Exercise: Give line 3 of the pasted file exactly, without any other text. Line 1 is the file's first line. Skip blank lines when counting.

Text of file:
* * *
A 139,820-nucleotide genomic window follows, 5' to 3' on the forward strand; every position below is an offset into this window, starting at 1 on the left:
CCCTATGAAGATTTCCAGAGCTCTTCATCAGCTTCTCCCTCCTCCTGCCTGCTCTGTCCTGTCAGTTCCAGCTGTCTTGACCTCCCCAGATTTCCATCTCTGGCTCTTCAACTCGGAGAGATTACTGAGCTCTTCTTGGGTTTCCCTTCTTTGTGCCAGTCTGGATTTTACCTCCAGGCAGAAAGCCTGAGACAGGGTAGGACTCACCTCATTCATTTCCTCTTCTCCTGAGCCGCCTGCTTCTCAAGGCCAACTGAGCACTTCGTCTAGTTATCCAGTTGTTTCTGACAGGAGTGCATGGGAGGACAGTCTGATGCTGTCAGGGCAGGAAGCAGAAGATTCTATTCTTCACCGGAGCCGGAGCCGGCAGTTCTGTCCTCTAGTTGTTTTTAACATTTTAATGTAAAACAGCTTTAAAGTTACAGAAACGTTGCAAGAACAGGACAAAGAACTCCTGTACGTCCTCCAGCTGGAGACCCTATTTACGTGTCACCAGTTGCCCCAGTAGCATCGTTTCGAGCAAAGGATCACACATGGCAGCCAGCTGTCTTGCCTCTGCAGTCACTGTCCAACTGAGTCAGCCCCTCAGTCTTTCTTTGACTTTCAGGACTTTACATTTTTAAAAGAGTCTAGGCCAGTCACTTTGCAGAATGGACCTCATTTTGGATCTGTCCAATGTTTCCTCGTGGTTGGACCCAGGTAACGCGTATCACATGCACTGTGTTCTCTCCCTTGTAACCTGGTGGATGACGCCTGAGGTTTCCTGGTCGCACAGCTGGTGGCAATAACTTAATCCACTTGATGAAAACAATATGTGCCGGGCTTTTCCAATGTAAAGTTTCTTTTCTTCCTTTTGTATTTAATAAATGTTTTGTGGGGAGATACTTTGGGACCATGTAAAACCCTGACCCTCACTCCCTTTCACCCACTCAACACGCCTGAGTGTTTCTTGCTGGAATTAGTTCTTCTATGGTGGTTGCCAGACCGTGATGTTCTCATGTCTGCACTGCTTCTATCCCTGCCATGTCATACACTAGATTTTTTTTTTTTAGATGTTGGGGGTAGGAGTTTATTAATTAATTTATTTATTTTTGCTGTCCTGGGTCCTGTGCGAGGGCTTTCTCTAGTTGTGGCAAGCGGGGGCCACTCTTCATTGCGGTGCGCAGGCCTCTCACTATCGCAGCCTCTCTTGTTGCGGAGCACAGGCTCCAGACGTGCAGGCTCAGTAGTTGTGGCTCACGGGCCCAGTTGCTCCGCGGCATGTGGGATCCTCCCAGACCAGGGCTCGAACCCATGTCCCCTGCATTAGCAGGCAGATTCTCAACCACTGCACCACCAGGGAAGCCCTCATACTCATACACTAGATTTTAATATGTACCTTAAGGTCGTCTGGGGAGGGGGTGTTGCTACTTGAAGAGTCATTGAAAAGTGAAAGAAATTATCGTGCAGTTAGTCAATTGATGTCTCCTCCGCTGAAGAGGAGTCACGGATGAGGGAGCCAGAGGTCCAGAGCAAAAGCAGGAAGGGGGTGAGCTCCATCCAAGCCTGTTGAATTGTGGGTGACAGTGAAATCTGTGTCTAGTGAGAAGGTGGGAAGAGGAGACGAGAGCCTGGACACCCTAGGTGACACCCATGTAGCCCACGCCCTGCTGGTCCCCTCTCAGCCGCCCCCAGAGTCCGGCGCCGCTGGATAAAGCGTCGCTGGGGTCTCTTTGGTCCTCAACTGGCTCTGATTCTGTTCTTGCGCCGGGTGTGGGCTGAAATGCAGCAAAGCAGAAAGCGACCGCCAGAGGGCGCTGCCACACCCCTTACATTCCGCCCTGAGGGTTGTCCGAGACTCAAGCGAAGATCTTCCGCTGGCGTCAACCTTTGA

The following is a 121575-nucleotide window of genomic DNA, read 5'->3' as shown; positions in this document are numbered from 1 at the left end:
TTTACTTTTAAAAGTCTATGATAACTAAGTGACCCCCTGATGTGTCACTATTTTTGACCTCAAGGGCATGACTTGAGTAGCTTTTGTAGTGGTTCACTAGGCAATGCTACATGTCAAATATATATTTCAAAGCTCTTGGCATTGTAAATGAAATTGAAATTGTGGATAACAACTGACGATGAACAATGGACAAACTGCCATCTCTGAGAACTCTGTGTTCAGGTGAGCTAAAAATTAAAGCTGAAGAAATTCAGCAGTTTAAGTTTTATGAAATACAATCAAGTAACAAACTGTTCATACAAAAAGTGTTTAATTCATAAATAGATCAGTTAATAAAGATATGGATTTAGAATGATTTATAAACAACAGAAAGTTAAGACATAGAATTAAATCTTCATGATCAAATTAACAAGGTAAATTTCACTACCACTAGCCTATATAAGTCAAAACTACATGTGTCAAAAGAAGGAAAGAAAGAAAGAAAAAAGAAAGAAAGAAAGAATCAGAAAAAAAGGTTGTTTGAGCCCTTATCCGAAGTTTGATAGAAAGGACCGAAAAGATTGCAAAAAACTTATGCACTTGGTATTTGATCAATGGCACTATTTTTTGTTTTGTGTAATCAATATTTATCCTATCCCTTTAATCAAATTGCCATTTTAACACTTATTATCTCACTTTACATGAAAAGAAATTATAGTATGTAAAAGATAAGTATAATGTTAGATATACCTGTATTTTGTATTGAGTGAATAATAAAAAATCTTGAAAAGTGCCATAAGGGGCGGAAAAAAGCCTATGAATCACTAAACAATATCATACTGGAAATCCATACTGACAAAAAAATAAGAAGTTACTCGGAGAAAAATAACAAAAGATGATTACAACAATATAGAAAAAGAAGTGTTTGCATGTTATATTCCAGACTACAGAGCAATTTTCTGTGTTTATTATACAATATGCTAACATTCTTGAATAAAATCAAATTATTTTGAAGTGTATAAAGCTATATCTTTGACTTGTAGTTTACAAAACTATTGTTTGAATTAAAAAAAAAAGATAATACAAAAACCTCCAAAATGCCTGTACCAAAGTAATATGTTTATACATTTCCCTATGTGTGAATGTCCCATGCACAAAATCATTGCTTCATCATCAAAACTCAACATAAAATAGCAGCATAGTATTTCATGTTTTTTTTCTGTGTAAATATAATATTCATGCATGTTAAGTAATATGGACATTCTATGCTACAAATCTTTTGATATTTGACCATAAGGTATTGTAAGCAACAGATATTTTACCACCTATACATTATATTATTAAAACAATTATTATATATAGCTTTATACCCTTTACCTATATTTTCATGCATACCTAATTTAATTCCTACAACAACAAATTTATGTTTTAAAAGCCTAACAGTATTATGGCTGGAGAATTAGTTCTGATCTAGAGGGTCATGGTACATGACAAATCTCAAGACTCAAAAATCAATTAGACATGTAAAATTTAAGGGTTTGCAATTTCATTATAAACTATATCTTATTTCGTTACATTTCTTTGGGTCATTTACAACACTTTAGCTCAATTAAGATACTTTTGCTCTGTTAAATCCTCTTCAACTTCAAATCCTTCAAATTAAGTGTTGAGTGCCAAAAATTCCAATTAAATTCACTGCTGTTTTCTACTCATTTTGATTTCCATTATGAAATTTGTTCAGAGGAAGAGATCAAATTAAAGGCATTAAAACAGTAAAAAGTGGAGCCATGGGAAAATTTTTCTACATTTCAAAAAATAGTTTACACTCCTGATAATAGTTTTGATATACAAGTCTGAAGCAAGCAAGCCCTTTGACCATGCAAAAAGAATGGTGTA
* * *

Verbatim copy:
The following is a 121575-nucleotide window of genomic DNA, read 5'->3' as shown; positions in this document are numbered from 1 at the left end: